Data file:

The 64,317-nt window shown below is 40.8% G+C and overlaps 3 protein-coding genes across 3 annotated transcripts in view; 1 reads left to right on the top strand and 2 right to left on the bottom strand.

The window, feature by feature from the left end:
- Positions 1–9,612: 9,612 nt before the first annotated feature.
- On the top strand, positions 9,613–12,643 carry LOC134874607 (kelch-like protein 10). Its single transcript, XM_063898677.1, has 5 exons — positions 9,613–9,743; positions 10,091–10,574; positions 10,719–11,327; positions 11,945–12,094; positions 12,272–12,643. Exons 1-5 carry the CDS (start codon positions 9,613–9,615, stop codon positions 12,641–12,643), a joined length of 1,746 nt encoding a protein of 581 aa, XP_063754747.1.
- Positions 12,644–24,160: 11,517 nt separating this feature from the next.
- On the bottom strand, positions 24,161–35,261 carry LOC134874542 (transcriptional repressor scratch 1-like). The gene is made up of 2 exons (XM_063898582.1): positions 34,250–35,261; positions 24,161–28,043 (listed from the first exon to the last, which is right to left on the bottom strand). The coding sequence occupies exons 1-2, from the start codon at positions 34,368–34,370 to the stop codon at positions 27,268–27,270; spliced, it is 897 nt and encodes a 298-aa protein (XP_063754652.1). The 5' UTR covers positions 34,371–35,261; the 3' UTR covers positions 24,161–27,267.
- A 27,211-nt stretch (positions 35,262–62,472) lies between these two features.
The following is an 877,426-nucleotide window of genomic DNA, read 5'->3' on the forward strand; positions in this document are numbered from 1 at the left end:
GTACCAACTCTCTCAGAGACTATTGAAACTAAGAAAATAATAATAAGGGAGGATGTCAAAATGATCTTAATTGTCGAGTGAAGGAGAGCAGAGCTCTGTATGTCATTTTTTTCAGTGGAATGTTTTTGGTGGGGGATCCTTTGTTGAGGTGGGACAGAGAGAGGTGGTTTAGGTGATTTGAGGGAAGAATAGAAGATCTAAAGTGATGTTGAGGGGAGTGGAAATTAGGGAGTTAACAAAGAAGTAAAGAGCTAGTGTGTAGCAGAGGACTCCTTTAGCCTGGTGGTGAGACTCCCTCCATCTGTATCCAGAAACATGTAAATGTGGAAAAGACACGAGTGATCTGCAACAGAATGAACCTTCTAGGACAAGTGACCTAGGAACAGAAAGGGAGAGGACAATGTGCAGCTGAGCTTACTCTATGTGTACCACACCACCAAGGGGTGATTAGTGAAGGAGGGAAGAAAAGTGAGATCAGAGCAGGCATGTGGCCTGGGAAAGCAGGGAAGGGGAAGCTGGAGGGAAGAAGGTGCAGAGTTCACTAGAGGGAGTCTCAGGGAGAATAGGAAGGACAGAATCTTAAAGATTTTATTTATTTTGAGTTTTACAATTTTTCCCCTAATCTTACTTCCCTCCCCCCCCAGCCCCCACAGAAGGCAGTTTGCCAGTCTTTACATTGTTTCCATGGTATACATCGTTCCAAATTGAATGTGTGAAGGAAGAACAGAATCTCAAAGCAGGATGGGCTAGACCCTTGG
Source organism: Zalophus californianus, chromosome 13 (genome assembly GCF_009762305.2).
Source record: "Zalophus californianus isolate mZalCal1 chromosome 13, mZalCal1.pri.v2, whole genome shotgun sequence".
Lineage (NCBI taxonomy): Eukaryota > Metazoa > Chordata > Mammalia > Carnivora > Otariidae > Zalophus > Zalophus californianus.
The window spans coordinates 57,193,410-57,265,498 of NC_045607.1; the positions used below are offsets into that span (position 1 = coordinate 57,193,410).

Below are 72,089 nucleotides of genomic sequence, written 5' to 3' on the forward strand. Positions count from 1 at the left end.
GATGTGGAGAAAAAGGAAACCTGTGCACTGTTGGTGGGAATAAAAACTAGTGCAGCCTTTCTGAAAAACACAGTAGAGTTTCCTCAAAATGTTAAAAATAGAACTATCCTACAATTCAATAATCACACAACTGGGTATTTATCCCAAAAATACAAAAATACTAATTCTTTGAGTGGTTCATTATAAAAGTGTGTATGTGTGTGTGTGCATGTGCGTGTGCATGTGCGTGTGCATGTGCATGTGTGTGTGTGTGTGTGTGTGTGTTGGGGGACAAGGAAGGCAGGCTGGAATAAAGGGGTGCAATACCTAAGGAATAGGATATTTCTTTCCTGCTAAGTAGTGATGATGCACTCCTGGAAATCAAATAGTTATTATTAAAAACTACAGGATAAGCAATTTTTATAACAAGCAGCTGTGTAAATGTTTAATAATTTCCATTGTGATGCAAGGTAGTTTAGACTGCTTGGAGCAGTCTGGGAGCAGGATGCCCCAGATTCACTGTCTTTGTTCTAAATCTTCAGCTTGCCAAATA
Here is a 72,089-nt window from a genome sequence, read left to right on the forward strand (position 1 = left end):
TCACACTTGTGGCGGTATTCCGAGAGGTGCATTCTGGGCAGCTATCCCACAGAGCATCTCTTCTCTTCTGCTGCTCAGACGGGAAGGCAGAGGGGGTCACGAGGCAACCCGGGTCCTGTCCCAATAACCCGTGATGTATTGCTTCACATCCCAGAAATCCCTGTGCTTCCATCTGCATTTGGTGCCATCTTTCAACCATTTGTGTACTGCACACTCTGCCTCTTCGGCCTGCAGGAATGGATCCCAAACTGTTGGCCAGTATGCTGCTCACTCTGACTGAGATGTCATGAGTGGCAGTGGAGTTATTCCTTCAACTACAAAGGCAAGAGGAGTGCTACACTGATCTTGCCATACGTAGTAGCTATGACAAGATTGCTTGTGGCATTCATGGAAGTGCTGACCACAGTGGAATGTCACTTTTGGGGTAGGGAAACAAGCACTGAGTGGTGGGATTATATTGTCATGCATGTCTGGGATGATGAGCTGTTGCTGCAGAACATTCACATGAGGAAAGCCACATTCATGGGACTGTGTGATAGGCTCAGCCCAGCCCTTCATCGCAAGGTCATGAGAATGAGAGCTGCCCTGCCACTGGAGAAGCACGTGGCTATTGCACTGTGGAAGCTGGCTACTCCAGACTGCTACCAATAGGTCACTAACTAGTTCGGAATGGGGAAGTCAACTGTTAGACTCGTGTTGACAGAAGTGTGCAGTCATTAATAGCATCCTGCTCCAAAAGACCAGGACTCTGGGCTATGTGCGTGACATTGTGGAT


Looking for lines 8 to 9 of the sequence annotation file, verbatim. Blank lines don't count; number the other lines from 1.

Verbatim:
The following is an 877,426-nucleotide window of genomic DNA, read 5'->3' on the forward strand; positions in this document are numbered from 1 at the left end:
GTACCAACTCTCTCAGAGACTATTGAAACTAAGAAAATAATAATAAGGGAGGATGTCAAAATGATCTTAATTGTCGAGTGAAGGAGAGCAGAGCTCTGTATGTCATTTTTTTCAGTGGAATGTTTTTGGTGGGGGATCCTTTGTTGAGGTGGGACAGAGAGAGGTGGTTTAGGTGATTTGAGGGAAGAATAGAAGATCTAAAGTGATGTTGAGGGGAGTGGAAATTAGGGAGTTAACAAAGAAGTAAAGAGCTAGTGTGTAGCAGAGGACTCCTTTAGCCTGGTGGTGAGACTCCCTCCATCTGTATCCAGAAACATGTAAATGTGGAAAAGACACGAGTGATCTGCAACAGAATGAACCTTCTAGGACAAGTGACCTAGGAACAGAAAGGGAGAGGACAATGTGCAGCTGAGCTTACTCTATGTGTACCACACCACCAAGGGGTGATTAGTGAAGGAGGGAAGAAAAGTGAGATCAGAGCAGGCATGTGGCCTGGGAAAGCAGGGAAGGGGAAGCTGGAGGGAAGAAGGTGCAGAGTTCACTAGAGGGAGTCTCAGGGAGAATAGGAAGGACAGAATCTTAAAGATTTTATTTATTTTGAGTTTTACAATTTTTCCCCTAATCTTACTTCCCTCCCCCCCCAGCCCCCACAGAAGGCAGTTTGCCAGTCTTTACATTGTTTCCATGGTATACATCGTTCCAAATTGAATGTGTGAAGGAAGAACAGAATCTCAAAGCAGGATGGGCTAGACCCTTGG